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Too much hoopla over foreigners' holdings of US debt



The news of "a record drop in foreign holdings of U.S. Treasury bills in December" is not necessarily as bad as people are trying to make it.

China can't necessarily harm the U.S. economy by dumping a ton of its holdings of US Treasuries. If China continues to generate a trade surplus with us, but decides to a) sell some of its Treasury holdings and b) devote more of its dollar surplus to the purchase of debt from other countries, this does not guarantee at all that the U.S. economy will suffer. The most likely outcome of such actions would be to increase China's purchases of U.S. goods and services.

This is the key thing to remember: when country A sells more stuff to us than we purchase from them, then it ends up with dollars that can only be spent, ultimately, on something here in the U.S. The dollars that we spend on foreign imports never really leave the U.S. banking system, they simply change hands. Dollars are always spent here. A country that has a trade surplus with us must spend its dollars on a) our bonds, b) our stocks, c) our real estate, or d) deposit those dollars in a US bank account. Dollars that figuratively travel overseas to buy foreign goods are always recycled back to the U.S. economy in some form or other.

If the rest of the world decides tomorrow that they are all fed up with financing our profligate spending ways, then there is really only one thing that will obviously have to happen: if all the countries that have trade surpluses with us decide to stop buying Treasuries, then they will have to spend the dollars they earn from selling things to the U.S. on something else here in the U.S., or deposit those dollars in a bank account here. A big decline in Treasury purchases on the part of the rest of the world would most likely mean, therefore, a big increase in U.S. exports of goods and services. Higher interest rates on our bonds would coincide with a big increase in our exports. Is that a bad thing? I don't know, because the answer is not obvious to me. (Though I still think that higher interest rates would be a good thing, because they would signal a stronger economy.)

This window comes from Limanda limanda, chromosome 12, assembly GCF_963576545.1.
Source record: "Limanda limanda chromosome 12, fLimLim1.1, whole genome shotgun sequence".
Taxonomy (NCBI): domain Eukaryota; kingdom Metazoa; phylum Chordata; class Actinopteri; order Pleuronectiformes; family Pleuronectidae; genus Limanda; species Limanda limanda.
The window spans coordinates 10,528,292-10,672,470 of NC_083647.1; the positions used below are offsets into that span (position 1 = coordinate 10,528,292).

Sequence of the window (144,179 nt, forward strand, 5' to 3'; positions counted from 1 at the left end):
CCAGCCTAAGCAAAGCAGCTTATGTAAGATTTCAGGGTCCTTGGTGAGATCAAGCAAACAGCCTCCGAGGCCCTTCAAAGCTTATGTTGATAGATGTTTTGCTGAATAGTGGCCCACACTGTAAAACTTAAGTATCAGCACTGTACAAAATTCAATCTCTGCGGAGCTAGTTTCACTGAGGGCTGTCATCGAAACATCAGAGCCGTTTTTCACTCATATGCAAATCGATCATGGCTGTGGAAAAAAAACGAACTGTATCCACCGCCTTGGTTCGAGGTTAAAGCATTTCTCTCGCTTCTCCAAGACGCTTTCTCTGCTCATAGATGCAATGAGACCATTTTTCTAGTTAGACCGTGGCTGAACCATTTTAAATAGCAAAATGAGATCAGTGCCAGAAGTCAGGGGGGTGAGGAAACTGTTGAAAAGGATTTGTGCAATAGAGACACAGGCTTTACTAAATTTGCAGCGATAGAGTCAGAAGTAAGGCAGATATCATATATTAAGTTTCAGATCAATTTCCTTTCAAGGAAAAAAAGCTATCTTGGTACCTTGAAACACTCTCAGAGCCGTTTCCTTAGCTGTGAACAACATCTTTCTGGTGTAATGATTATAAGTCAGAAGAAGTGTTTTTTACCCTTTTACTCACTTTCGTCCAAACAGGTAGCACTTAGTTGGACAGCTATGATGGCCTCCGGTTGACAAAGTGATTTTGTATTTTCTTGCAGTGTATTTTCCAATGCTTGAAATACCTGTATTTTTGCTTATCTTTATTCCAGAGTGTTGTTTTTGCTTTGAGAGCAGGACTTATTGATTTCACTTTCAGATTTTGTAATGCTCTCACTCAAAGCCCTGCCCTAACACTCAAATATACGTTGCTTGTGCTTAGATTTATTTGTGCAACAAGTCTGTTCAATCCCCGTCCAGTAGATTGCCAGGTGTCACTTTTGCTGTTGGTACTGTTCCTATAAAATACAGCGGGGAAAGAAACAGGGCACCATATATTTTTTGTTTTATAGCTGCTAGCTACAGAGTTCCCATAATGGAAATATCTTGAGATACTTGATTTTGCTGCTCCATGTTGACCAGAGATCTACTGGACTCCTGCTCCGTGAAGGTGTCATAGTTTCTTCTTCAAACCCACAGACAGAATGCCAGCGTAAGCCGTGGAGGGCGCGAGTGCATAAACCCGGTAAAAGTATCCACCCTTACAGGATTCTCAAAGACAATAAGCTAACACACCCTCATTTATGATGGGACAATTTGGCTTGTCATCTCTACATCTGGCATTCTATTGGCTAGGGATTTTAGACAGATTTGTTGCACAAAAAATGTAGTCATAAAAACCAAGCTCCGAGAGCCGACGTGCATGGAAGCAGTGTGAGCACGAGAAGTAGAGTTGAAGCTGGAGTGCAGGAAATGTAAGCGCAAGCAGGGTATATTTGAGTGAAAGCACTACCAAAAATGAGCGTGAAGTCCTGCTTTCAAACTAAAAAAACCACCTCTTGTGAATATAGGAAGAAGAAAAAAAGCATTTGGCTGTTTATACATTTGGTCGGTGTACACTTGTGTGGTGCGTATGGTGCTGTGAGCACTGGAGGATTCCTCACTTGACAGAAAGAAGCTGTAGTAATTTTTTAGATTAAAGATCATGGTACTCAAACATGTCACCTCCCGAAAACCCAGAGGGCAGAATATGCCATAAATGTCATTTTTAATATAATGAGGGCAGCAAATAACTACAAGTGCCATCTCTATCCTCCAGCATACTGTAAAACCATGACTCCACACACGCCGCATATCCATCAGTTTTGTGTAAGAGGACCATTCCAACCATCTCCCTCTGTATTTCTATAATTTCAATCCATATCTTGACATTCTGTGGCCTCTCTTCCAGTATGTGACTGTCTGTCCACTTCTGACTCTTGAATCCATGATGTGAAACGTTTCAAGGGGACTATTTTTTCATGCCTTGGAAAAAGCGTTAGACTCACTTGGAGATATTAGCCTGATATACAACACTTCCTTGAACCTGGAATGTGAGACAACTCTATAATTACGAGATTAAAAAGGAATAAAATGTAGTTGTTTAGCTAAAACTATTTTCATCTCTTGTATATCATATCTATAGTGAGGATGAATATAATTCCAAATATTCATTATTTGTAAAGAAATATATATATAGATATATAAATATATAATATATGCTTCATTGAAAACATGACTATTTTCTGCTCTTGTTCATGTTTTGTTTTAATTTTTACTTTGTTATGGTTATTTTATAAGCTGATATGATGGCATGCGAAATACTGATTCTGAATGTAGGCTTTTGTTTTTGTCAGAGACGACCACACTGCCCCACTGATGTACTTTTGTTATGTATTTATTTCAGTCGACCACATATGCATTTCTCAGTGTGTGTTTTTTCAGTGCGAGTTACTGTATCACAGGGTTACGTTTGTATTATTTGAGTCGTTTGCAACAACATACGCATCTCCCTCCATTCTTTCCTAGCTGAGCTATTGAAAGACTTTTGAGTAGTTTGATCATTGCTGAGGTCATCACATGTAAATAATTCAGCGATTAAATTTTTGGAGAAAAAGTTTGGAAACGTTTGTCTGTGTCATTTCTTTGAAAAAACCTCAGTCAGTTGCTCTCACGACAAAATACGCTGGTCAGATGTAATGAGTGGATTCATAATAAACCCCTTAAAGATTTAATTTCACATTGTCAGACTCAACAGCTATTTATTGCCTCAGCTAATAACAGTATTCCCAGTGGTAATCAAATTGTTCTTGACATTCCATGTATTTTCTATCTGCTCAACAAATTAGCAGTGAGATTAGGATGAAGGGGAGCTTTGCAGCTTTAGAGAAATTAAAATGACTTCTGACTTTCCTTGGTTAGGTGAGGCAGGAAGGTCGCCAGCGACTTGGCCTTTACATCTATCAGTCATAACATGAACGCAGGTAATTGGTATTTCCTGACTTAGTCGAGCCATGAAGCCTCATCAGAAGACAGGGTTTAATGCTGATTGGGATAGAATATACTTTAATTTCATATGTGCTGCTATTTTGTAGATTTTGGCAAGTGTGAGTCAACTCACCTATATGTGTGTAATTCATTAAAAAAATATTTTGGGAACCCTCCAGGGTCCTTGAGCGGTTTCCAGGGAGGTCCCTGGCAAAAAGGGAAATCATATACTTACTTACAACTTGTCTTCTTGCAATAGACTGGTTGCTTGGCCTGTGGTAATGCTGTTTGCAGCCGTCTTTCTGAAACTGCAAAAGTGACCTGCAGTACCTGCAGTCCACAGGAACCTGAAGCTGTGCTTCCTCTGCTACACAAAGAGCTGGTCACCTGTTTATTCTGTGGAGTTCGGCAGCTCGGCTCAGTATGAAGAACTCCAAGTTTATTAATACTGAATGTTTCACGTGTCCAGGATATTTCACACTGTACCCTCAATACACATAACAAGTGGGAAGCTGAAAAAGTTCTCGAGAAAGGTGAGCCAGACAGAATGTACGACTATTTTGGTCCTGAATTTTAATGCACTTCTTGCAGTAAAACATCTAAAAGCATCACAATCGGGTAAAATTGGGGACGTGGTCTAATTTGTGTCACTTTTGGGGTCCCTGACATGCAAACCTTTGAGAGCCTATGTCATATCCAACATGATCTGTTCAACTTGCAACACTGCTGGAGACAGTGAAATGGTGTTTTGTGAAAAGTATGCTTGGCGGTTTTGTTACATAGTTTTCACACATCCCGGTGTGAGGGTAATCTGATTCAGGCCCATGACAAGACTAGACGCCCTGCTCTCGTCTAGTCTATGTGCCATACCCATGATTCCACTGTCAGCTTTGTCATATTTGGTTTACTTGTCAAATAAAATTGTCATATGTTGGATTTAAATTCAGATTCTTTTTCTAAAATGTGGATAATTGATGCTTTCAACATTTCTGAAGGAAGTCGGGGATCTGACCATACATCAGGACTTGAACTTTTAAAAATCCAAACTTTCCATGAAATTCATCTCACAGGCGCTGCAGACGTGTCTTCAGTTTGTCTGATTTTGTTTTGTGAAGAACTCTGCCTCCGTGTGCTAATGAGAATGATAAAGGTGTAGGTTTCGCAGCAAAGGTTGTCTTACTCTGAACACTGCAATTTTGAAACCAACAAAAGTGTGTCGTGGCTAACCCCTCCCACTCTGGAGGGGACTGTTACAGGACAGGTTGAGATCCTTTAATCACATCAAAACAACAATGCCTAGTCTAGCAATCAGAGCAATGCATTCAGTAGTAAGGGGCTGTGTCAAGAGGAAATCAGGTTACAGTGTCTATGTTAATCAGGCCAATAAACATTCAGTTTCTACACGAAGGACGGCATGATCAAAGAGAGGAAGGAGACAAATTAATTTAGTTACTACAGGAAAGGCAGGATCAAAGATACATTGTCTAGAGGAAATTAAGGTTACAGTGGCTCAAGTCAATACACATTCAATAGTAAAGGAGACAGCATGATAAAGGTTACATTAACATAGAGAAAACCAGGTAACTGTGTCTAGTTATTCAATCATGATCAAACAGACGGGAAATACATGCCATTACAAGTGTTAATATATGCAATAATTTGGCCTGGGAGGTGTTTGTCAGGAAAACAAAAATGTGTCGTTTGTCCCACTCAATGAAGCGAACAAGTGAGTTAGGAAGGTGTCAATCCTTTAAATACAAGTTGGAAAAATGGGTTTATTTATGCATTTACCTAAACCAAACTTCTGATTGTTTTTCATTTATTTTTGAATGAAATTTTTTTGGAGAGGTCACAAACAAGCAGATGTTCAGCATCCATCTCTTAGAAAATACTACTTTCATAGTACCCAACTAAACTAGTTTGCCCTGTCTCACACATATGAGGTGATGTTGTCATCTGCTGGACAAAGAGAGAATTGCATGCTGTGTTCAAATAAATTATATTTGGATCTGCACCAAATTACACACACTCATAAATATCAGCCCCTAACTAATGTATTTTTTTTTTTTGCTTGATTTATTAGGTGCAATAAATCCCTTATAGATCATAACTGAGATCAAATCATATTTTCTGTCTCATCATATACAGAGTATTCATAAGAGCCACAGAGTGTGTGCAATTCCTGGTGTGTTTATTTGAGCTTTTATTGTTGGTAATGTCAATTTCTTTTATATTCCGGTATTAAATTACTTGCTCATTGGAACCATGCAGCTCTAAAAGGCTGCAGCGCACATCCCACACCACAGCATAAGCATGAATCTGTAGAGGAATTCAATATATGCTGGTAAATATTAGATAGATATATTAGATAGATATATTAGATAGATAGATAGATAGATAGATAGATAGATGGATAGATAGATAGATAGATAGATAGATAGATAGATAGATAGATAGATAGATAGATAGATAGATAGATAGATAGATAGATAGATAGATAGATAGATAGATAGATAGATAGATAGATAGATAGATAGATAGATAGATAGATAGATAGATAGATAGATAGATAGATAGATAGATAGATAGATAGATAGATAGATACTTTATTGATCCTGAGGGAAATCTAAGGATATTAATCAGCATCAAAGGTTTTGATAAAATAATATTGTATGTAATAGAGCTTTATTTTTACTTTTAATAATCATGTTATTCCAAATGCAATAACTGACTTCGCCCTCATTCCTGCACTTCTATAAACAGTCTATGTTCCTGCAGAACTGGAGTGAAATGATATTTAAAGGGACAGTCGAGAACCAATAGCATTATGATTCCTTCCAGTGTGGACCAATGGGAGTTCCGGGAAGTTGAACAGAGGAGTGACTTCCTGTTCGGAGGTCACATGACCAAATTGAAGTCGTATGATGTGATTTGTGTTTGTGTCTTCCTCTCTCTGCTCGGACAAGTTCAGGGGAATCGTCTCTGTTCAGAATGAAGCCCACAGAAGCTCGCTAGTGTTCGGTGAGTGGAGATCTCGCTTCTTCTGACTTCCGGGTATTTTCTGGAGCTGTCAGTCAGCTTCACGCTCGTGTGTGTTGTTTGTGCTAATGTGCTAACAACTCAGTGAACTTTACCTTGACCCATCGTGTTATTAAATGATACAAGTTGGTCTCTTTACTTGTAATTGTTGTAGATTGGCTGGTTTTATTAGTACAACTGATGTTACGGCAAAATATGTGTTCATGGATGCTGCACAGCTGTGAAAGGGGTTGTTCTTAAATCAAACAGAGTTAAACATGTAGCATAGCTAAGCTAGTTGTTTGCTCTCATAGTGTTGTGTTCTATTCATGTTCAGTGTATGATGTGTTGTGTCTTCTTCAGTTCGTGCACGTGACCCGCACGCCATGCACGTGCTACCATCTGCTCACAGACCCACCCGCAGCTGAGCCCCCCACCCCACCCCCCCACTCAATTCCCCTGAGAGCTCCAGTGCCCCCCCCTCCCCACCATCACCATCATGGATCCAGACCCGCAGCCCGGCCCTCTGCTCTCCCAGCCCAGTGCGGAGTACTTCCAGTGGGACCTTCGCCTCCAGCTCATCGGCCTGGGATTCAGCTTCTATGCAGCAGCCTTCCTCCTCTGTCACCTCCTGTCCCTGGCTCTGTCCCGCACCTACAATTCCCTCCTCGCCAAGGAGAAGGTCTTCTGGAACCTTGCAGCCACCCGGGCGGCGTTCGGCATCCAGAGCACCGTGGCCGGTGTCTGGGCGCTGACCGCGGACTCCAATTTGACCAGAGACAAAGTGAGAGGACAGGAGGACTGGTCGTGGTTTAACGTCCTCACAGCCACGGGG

There are other considerations as well. It's not obviously in China's interest to dump tens or hundreds of billions of Treasuires, because that might depress the dollar and thus destroy the value of the trillions of U.S. assets it already holds. China is really between a rock and a hard place on this issue.

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